I finally got back to Casa Roja around 8:00pm Sunday.  I built a fire, made another simple dinner, and relaxed wondering what the next week would have in store for me.  (Another volunteer is coming tomorrow night, so I’ll be sharing Casa Roja.)

The view as we drove through the countryside and small towns of Isla Chiloe.

The view as we drove through the countryside and small towns of Isla Chiloe.

Securing the dinghy on Isla Puluqui so we can have a bonfire on the beach.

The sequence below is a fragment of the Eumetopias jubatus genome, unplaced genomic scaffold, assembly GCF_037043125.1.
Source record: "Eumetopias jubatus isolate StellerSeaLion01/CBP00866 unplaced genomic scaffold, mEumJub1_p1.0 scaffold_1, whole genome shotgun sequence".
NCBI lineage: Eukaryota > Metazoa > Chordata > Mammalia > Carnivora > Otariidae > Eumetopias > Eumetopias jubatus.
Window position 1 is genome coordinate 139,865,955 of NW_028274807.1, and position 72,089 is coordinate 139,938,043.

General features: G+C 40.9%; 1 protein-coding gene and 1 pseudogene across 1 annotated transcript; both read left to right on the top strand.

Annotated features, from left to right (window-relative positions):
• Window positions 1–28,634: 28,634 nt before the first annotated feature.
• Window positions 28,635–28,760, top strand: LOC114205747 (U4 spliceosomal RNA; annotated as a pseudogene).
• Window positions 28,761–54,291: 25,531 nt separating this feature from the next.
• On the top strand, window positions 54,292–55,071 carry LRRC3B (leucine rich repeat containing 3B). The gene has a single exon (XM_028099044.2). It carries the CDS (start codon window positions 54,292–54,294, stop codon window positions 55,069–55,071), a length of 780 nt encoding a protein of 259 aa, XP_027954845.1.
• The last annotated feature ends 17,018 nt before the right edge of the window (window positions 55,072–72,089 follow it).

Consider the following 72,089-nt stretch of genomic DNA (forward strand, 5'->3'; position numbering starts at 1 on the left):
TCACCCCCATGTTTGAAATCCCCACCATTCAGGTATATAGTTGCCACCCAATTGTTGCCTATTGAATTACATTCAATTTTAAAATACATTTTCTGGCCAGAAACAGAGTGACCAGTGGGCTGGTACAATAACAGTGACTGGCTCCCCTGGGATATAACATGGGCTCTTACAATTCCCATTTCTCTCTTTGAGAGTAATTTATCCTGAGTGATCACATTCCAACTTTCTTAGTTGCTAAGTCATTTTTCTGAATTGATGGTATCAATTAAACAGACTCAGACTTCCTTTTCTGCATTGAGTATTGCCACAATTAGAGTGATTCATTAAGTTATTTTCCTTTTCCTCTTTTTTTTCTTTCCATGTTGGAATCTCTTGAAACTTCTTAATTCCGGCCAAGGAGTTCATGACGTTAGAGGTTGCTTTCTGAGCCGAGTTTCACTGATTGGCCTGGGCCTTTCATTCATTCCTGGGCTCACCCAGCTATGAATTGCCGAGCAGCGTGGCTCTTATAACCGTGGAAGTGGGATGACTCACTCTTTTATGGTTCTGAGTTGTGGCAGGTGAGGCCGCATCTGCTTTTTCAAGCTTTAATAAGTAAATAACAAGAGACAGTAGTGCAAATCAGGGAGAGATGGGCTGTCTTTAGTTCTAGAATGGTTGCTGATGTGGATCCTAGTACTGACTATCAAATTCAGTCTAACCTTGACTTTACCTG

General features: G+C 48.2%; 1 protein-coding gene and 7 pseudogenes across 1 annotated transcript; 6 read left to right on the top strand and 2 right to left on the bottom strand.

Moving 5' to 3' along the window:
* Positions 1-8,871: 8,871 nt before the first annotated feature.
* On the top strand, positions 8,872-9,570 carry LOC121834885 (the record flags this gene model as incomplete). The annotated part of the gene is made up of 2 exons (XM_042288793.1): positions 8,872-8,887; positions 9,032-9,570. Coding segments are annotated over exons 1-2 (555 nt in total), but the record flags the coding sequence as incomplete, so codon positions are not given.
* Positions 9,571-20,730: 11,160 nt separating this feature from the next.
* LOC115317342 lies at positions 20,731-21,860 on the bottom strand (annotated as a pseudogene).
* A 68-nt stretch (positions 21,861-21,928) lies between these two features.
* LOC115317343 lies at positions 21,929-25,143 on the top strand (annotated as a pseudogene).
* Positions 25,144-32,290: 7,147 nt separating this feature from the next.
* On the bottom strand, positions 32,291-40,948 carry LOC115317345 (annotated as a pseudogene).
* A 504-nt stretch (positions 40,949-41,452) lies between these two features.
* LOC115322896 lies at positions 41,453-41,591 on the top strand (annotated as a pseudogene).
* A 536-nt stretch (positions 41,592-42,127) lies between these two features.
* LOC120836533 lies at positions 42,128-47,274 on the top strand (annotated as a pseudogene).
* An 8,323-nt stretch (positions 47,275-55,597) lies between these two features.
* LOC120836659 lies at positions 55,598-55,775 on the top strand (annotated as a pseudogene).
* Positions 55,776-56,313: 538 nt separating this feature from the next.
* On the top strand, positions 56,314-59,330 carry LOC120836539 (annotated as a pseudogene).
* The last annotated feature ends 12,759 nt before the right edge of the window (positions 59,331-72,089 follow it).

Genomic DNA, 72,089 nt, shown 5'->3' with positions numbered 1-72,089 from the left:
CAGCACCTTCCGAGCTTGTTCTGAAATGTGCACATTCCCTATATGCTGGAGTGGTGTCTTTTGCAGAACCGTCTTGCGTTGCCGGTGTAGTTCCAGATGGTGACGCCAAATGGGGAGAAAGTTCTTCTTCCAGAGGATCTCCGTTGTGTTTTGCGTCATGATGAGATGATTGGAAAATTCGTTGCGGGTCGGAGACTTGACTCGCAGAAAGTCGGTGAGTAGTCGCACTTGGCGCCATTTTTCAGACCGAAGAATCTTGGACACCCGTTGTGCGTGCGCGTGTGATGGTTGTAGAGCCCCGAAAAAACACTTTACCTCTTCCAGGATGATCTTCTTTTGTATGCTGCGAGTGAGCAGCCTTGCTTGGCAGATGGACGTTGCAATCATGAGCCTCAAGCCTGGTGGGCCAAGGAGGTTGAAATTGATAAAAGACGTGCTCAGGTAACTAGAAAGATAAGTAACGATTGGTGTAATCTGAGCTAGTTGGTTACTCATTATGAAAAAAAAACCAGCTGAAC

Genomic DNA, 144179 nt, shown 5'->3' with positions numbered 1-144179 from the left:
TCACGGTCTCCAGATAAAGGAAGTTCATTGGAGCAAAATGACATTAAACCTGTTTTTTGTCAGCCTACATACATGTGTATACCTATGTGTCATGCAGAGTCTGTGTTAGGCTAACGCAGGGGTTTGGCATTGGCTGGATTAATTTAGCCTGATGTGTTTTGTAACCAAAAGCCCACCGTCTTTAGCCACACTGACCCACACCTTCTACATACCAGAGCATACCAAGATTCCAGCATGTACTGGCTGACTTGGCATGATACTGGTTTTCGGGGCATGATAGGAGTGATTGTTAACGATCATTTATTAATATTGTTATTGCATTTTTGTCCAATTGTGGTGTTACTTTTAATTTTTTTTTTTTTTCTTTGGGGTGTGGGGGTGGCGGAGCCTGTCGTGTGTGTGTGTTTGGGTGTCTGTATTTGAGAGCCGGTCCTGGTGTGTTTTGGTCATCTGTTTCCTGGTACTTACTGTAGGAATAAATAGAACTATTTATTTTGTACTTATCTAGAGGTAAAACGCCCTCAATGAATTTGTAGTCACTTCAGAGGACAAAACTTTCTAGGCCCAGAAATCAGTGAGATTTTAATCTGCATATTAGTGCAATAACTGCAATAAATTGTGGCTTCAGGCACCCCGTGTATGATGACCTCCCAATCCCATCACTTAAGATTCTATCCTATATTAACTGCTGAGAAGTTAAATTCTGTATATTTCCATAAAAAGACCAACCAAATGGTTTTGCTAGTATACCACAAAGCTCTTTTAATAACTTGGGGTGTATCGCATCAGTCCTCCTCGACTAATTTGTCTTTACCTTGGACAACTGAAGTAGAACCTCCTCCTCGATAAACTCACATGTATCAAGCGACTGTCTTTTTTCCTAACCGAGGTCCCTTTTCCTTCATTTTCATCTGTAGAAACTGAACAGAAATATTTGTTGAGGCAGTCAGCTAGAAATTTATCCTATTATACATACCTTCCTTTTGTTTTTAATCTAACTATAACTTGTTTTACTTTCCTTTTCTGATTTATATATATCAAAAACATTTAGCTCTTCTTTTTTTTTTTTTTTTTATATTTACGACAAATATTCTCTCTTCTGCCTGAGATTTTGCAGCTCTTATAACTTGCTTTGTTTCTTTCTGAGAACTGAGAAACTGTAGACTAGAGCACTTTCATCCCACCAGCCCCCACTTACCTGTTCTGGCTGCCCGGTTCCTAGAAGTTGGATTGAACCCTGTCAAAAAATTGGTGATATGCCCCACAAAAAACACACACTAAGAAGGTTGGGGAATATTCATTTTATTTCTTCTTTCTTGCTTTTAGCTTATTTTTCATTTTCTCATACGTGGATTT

Securing the dinghy on Isla Puluqui so we can have a bonfire on the beach.

Beach bonfire on Isla Puluqui, with Kaweskar (our 44-foot Beneteau) moored just offshore.

Beach bonfire on Isla Puluqui, with Kaweskar (our 44-foot Beneteau) moored just offshore.

A view of the family vacation cottage on the shore of Isla Puluqui.  (Photo taken from bow of Kaweskar in the foreground.)

A view of the family vacation cottage on the shore of Isla Puluqui.  (Photo taken from bow of Kaweskar in the foreground.)

Enjoying the view from the top of Isla Tenglo.

Enjoying the view from the top of Isla Tenglo.